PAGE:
No deaths reported due to manual scavenging in the last five years, says Centre
In the Budget Session, the government had said that 340 people had died while cleaning sewers and septic tanks in the five years till December 31, 2020.
The Ministry for Social Justice and Empowerment said this in the Rajya Sabha while replying to a question tabled by Congress MPs Mallikarjun Kharge and L Hanumanthaiah.
This was despite the fact that during the Budget Session of the Parliament in February, the government had said that 340 people had died while cleaning sewers and septic tanks in the five years till December 31, 2020, The Hindu reported.
In the past, the government has differentiated between deaths due to manual scavenging and those that have occurred while cleaning sewers.
Responding to a question in the Lok Sabha in March 2020, Social Justice Minister Ramdas Athawale had said that nobody died due to manual scavenging in the last three years. He, however, added that according to data from the states, 282 people died while cleaning sewers and septic tanks during the period.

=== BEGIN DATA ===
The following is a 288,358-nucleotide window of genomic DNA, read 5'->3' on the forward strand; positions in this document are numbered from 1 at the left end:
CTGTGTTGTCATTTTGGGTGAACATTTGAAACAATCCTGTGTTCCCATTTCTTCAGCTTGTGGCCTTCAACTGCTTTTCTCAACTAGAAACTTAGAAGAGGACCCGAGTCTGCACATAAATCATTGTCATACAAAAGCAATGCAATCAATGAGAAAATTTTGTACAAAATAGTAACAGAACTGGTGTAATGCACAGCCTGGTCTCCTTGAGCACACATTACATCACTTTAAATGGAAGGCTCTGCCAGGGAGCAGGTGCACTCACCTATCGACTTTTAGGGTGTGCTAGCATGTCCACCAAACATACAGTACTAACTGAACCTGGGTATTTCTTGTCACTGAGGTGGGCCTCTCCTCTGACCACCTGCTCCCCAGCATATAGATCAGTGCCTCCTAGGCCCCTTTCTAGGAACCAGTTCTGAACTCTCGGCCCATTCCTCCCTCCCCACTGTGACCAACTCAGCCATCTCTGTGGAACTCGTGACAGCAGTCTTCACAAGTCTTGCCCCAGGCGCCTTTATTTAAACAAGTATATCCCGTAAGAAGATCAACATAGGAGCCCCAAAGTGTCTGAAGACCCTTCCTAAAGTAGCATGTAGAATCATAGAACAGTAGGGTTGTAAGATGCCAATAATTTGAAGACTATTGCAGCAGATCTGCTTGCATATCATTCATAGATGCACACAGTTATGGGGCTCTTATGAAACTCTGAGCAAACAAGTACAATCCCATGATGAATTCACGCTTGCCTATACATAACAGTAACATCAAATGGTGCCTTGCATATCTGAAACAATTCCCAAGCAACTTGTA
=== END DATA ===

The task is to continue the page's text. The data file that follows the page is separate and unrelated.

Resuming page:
Activists working for rights of manual scavengers in India have pointed out at the cracks in the Prohibition of Employment as Manual Scavengers and their Rehabilitation Act, 2013, as one of the reasons for underreporting of deaths caused due to manual scavenging.
The Act bans “hazardous cleaning of sewers and septic tanks”. However, it defines hazardous as “manual cleaning by such employee without the employer fulfilling his obligation to provide protective gear and other cleaning devices and ensuring observance of safety precautions…”.
The activists suggest that the law goes on to perpetuate manual scavenging, instead of banning the practice, as long as “protective gear and other cleaning devices” are provided. They have also said that septic tanks are located and designed in a way that a person has to enter them manually to clear any clogging or choke-up.
As a result of these factors, among others, not a single case of a manual scavenger’s death has led to conviction since the law was passed in 2013.
Courtesy: The Scroll